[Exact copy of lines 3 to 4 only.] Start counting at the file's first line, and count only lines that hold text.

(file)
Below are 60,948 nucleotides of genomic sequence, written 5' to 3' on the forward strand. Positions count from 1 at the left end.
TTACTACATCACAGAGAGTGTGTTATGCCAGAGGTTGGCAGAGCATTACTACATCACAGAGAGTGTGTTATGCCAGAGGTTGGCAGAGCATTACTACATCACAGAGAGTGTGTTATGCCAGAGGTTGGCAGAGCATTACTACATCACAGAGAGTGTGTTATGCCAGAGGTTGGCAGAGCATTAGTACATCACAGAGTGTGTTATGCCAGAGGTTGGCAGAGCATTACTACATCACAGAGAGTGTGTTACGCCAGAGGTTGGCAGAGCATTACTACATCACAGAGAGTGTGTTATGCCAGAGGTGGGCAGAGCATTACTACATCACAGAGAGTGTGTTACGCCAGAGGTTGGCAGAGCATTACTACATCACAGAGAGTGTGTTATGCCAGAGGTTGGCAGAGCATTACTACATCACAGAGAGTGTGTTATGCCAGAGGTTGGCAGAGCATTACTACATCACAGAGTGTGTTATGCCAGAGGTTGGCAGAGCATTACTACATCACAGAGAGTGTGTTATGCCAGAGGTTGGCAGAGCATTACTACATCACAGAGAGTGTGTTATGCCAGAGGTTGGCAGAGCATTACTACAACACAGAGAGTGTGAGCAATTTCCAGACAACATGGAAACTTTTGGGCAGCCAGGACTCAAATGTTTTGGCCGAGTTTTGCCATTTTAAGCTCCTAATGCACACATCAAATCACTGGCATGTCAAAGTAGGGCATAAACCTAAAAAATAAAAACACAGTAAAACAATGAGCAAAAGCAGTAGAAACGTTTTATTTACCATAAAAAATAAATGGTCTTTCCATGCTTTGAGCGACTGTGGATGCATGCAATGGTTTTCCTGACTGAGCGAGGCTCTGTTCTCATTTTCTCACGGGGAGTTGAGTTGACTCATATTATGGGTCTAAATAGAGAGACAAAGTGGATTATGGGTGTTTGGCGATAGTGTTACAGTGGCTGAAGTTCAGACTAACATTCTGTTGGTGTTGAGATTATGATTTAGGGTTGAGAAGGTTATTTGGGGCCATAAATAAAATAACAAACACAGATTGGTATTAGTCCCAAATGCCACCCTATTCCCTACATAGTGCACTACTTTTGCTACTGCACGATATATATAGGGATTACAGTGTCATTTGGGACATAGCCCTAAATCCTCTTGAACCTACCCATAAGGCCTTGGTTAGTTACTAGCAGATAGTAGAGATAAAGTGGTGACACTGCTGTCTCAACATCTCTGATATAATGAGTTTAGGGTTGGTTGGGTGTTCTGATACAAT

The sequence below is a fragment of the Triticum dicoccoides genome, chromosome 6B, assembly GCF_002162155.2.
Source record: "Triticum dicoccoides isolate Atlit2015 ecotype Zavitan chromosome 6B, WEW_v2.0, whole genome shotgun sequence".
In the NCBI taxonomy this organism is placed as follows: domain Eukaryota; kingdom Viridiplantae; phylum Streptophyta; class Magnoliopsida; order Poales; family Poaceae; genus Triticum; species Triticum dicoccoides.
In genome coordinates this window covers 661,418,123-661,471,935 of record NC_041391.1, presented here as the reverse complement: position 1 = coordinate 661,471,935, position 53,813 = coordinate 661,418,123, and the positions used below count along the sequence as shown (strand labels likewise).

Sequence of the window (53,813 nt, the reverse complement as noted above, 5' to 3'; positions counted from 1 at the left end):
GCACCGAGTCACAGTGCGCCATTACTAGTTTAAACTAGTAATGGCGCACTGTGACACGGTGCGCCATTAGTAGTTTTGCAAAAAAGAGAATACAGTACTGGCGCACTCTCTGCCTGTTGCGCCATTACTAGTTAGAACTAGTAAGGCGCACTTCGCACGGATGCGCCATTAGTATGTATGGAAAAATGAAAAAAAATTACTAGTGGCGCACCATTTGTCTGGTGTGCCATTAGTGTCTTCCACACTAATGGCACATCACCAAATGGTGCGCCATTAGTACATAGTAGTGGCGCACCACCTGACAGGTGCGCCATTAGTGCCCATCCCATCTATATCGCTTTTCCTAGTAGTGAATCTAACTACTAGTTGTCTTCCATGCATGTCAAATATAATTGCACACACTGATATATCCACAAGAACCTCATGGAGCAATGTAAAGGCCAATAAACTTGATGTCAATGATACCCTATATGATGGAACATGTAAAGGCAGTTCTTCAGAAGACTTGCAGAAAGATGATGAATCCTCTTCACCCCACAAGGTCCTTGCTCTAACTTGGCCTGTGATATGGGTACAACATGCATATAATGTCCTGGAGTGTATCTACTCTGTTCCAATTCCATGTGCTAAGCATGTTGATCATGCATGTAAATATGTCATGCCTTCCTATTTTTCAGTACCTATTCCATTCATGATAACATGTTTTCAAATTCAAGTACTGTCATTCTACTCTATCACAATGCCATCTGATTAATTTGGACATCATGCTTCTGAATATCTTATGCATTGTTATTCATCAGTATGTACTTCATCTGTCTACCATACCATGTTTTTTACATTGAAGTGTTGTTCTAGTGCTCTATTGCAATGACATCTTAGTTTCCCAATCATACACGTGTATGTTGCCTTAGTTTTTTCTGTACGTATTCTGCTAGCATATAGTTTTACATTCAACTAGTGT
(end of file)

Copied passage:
The sequence below is a fragment of the Triticum dicoccoides genome, chromosome 6B, assembly GCF_002162155.2.
Source record: "Triticum dicoccoides isolate Atlit2015 ecotype Zavitan chromosome 6B, WEW_v2.0, whole genome shotgun sequence".